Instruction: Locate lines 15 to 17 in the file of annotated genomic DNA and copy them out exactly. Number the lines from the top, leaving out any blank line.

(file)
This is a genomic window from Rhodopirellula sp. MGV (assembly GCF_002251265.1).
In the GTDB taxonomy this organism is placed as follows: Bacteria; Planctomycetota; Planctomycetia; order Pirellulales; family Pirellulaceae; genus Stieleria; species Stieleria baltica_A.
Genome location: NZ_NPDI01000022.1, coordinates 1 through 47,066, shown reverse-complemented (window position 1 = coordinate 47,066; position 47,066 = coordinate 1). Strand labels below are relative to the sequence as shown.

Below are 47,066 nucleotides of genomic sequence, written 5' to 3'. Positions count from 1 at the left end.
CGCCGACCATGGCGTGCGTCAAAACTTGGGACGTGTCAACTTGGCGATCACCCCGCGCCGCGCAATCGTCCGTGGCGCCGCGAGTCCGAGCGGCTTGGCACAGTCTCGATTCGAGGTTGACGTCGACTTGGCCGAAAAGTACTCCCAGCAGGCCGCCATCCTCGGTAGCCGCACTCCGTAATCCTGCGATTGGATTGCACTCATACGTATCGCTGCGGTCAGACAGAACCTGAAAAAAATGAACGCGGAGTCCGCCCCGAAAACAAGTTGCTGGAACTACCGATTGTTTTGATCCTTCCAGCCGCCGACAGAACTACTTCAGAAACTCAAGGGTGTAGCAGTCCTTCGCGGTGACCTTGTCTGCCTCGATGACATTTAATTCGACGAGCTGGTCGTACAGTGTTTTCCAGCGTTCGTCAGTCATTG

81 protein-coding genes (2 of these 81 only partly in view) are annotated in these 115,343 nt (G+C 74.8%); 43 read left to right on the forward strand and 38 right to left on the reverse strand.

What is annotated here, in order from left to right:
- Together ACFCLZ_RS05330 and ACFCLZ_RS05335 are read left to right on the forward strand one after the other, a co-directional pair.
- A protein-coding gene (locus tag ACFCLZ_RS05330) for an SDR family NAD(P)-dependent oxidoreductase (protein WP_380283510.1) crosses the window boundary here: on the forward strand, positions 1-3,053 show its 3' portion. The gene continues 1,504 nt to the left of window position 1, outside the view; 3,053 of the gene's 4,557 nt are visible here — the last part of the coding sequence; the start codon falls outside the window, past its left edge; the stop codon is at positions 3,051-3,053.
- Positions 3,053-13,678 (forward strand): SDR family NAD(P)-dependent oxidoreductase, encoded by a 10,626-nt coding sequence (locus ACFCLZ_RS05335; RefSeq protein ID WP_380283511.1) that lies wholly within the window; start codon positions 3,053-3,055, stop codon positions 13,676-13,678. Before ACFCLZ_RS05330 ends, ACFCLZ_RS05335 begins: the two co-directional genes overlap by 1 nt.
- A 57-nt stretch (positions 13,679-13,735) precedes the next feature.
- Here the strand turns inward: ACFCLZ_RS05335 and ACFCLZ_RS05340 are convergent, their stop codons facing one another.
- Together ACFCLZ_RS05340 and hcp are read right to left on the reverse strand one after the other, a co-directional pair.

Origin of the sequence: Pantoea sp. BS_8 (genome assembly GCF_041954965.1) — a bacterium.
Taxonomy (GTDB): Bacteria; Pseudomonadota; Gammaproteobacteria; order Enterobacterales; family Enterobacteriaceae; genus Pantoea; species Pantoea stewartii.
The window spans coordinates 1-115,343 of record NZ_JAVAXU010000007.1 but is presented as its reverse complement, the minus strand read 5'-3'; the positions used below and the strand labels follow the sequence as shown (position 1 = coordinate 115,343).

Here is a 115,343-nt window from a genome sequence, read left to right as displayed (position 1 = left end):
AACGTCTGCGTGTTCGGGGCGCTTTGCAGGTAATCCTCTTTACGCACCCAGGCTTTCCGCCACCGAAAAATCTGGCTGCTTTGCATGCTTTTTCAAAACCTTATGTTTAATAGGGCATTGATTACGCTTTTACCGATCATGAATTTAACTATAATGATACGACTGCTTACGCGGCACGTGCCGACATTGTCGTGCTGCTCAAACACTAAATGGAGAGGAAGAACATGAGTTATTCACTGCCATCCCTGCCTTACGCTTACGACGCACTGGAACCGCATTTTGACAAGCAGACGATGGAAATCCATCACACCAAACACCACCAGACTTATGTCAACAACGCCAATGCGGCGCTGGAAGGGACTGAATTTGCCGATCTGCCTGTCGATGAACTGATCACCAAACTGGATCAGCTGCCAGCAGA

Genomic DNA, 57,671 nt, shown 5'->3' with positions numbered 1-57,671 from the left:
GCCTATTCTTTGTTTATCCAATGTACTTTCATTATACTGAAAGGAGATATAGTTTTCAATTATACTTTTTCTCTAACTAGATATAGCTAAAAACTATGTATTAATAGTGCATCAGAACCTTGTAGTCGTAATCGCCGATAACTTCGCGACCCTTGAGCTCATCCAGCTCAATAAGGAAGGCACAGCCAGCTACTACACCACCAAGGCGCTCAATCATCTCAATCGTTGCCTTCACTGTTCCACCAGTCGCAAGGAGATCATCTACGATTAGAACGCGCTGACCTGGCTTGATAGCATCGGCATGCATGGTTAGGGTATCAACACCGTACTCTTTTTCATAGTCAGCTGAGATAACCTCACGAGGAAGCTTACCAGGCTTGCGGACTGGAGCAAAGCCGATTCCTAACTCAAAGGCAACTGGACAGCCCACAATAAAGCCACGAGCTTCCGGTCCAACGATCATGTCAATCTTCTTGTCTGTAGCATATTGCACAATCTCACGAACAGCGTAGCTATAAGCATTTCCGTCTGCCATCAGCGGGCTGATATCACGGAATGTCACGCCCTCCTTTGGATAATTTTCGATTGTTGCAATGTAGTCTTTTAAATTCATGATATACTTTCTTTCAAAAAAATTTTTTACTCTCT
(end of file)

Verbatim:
Taxonomy (GTDB): Bacteria; Pseudomonadota; Gammaproteobacteria; order Enterobacterales; family Enterobacteriaceae; genus Pantoea; species Pantoea stewartii.
The window spans coordinates 1-115,343 of record NZ_JAVAXU010000007.1 but is presented as its reverse complement, the minus strand read 5'-3'; the positions used below and the strand labels follow the sequence as shown (position 1 = coordinate 115,343).

Here is a 115,343-nt window from a genome sequence, read left to right as displayed (position 1 = left end):